The air was delightfully soft, the sky clear, and the road in excellent condition, even without considering that Nature and the wheels of travel are here the only menders of highway. In some places it was as compact and smooth as the finest gravel roads of the East. Indeed, with the exception of the portion traversing the terrible desert of Utah, and a few shorter pieces elsewhere, the entire route astonished me by its excellence. Just after sundown we arrived at Seneca, a settlement as well as a station, sixty miles from Atchison. Here we took tea in quite an ambitious frame tavern, and our eyes lay lingeringly on the shingle of Civilization's last justice of the peace. There was a tinshop in Seneca; I think a lawyer's office; and there were several dwelling-houses. After the darkness came on, and we rolled away from Seneca into its darkness, I began to realize that we were not going to stop anywhere for the night. It was a strange sensation, this; like being in an armchair, and sentenced not to get out of it from the Missouri to California. I do not know whether it is necessary to inform anybody that the Overland Mail travelled night and day. I had known it always, but I never felt it till about twelve o'clock the first night out, when my legs began growing unpleasantly long, and my feet swelled to such a size that they touched all the boxes and musket-butts upon the floor. When these symptoms were further accompanied by a dull heat between the shoulders, and a longing for something soft applied to the nape of the neck, I wondered whether this was not what people on shore called wanting to go to bed. The facilities for such a gratification were so amusingly scanty that I concluded I must be mistaken. The back cushions of the wagon were stuffed as hard as cricket-balls, and the seat might have been the flat side of a bat. I tried fastening my head in a corner by a pocket-handkerchief sling; but just as unconsciousness arrived, the head was sure to slip out, and, in despair, I finally gave over trying to do anything with it. At Guittards', a station famous among such passengers as have reached there in proper season for delicious suppers, we to-night stopped only long enough to change horses, and I took advantage of the halt to climb to the box. Here I rode the rest of the night, convinced that I could not surrender to Sleep until he had made a more protracted siege around the outworks. I felt convinced that my friends inside would not miss me, they having, some time before, reached that stage of sensation in which a stage-floor seems piled with human feet. When the fresh team started out with a plunge, and the fresh night-breath of the Plains began fanning my forehead, the fever of unsuccessful sleepiness left me, and I enjoyed myself as much as if I were not sure it would return toIn OrroV. During the night, near a small settlement called Marysville, we forded the Big Blue, one of the largest streams in this portion of Kansas–timbered with cotton-woods, sycamores, oaks, and occasional elms— and, a little after sunrise, stopped at “Seventeen Mile Point,” one hundred and eleven miles from Atchison, and the last station this side of Nebraska. The stations on the Overland Road, between the Missouri and Denver, generally consist of a single wooden house, with stables attached, and a large corral, or inclosed yard, just adjacent. Some of the more ambitious station-keepers cultivate several acres of land adjoining, in which case the traveller is delighted by the entrance of fresh vegetables into a bill of fare, which is elsewhere unqualified pork and greasy potatoes. Occasionally, too, the station-keeper has both time and penchant for hunting; the happy result being buffalo-hump, antelope-steaks, and fricassee . of prairie-chickens. But the majority of these important personages seem to have retired from the world under the influence of an ascetic spirit, and take grim delight in visiting the wrongs inflicted upon them by the society which they have left, on the innocent wayfarer compelled to pay for their hospitality. Many of them have married copartners in their social grudge; stern females, who boil bad coffee in an affronted manner, and hand you hot saleratus biscuit with an air of personal insult. All their principal supplies are drawn from Atchison by the Mail Company's conveyances; and it is no unusual occurrence to lack sugar as well as milk in your tea, because “that stage” hasn't brought up the last order. The station-keepers charge variously from fifty cents in Kansas to a dollar in Nebraska, and westward, for every meal, without regard to quality. Their charges upon the passengers they collect personally (though it is possible to buy meal-tickets at Atchison for the whole route); the board of the drivers is paid by the Company, who keep an account with the keepers for them and the stable-tenders. While breakfast was cooking, I loaded a shot-gun, and started out for a short excursion in search of prairie-hens. Though we had seen numbers of them along the road, I was unable to start a single one in the grass. This I found to be the ordinary case at this hour of the morning and season of the year.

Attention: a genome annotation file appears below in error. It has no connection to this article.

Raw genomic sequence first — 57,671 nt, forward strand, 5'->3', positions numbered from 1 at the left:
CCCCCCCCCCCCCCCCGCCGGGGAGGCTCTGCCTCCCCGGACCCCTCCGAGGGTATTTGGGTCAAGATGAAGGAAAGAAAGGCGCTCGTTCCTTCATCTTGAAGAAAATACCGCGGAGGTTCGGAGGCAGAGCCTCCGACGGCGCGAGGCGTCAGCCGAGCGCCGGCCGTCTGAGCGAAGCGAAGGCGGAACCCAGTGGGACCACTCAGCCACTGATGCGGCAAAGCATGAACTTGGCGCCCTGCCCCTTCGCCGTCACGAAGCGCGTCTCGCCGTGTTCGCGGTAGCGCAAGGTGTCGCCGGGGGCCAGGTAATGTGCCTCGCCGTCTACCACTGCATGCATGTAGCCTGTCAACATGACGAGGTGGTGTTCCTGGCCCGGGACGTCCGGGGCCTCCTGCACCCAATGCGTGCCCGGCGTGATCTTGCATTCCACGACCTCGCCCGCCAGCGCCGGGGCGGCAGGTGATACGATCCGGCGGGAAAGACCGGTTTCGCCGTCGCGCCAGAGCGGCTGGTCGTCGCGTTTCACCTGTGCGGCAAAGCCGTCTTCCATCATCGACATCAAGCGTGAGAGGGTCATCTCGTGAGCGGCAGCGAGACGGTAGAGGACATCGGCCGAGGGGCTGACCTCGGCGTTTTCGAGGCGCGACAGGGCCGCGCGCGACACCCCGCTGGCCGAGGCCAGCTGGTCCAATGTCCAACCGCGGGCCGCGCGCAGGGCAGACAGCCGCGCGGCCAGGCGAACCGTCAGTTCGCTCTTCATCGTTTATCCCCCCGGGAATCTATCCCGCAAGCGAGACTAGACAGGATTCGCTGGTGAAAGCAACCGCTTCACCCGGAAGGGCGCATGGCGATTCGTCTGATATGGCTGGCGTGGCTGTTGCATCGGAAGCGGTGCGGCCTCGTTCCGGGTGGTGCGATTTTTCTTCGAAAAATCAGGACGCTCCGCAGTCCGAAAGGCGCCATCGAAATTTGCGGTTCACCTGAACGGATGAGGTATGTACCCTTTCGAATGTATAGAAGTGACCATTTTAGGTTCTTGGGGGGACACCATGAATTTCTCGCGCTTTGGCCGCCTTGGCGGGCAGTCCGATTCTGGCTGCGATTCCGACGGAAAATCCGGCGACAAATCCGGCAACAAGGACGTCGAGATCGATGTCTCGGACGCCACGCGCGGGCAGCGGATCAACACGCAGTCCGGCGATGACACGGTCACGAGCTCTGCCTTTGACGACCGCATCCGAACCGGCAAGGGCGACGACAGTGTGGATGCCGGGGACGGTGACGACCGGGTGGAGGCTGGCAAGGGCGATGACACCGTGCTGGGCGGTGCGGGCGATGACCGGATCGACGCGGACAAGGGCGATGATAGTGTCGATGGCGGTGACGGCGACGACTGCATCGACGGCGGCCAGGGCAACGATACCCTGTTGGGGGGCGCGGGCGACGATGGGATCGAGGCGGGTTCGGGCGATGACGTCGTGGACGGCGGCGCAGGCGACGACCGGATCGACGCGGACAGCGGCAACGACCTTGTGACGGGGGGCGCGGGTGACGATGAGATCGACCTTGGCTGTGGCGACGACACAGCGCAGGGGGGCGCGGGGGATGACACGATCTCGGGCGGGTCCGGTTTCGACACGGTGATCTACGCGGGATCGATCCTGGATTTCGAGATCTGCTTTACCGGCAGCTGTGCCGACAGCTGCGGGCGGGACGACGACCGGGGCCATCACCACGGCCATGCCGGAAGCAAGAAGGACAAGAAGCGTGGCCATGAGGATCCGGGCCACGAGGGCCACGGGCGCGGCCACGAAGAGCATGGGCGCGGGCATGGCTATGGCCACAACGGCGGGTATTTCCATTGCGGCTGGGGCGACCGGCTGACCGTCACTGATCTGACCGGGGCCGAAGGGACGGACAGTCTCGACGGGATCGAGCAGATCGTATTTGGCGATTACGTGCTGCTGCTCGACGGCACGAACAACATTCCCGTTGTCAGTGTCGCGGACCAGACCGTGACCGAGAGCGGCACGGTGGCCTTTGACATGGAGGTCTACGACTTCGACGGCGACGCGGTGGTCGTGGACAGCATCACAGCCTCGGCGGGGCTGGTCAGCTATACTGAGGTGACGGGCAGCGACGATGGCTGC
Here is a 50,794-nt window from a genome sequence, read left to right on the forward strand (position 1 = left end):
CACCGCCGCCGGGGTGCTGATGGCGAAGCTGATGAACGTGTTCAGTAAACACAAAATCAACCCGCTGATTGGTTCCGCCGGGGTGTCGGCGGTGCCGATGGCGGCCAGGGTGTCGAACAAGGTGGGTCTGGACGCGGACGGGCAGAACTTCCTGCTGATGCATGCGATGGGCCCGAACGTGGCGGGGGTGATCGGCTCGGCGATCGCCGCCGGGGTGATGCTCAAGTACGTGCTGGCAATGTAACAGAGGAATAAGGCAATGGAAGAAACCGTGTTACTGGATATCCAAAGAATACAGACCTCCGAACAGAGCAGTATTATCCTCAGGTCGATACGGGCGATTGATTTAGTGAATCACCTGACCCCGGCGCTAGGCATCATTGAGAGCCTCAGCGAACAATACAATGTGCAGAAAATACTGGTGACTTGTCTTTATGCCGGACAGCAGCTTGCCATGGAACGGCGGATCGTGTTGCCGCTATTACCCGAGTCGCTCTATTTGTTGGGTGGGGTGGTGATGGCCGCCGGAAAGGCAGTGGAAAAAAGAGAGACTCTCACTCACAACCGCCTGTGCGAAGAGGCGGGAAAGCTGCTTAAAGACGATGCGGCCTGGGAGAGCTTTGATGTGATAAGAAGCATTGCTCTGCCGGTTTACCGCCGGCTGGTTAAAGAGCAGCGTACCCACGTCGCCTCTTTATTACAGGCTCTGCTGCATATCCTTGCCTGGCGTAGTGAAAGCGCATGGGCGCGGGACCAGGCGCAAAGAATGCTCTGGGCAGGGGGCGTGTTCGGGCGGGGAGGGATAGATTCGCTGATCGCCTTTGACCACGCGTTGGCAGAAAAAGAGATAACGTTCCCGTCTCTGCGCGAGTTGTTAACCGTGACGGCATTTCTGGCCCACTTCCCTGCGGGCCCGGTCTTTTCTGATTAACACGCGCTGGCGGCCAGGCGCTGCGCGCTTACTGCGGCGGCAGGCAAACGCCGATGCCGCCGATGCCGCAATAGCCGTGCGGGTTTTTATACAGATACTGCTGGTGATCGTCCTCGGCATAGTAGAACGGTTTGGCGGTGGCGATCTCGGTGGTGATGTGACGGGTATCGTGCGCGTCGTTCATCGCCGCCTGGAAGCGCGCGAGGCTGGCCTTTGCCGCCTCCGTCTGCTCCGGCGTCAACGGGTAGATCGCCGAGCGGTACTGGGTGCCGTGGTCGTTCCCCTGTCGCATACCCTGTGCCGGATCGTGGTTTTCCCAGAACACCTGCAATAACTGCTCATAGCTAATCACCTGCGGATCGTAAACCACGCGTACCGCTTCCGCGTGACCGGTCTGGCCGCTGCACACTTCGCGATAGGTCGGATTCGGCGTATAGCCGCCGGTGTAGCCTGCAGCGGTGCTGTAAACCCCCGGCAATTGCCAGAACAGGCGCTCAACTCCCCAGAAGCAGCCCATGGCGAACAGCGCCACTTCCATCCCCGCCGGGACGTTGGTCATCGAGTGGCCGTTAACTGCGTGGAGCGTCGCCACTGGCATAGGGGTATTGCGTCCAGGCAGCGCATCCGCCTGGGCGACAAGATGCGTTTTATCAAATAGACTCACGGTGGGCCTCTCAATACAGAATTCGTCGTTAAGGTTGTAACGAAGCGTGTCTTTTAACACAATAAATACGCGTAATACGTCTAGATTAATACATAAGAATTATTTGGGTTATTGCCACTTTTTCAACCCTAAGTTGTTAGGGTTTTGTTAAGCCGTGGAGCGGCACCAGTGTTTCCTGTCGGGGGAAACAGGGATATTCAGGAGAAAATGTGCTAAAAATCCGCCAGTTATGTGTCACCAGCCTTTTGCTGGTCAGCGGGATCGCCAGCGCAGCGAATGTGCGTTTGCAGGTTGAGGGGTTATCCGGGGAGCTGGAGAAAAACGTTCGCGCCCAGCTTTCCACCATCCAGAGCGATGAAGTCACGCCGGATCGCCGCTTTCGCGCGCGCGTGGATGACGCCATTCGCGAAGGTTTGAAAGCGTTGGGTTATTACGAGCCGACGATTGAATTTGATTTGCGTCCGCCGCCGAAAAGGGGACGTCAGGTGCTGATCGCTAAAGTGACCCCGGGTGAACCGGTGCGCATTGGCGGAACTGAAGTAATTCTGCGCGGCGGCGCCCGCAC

They wait till the sun is high and warm before they come out to strut and coquet with each other, —being the dandies and people of elegant leisure in the social system of the Plains. I got back to the stationhouse with the charge in my gun, yet with pleasant sensations of willingness to be charged myself, due to more than a mile's tramp through the rich grass of the breezy divide. Just beyond the breakfast-place we entered Nebraska. The country now became wilder and somewhat more sterile. The signs of human occupation disappeared entirely, and with them the prairie-chickens became less and less abundant. These fowl, as may be known, flourish best in the neighborhood of settlements, – sometimes, like quail, relying principally, over tracts of many miles square, for most of their subsistence, upon gleanings from the rick and stubble field. When found to any extent in perfectly wild regions, they occupy some secret spot far in the bosom of the Plains, where their natural food is steady and abundant; but they always prefer grain when they can get it, and will accompany wagons or stages for miles to pick up the droppings. Though the prairie-fowl diminished, the plovers and doves were still abundant. At Virginia City, one hundred and thirty miles from Atchison, the stage stopped for dinner about noon; but our recollections of a station breakfast were not sufficiently fascinating to tempt us into sitting down at table. We now had occasion to congratulate ourselves on our provision in the matter of commissary stores, for, opening one of the boxes under our feet, we lunched, alfresco, under lee of the station-barn, on pilot-bread, sardines, and canned peaches. Our trav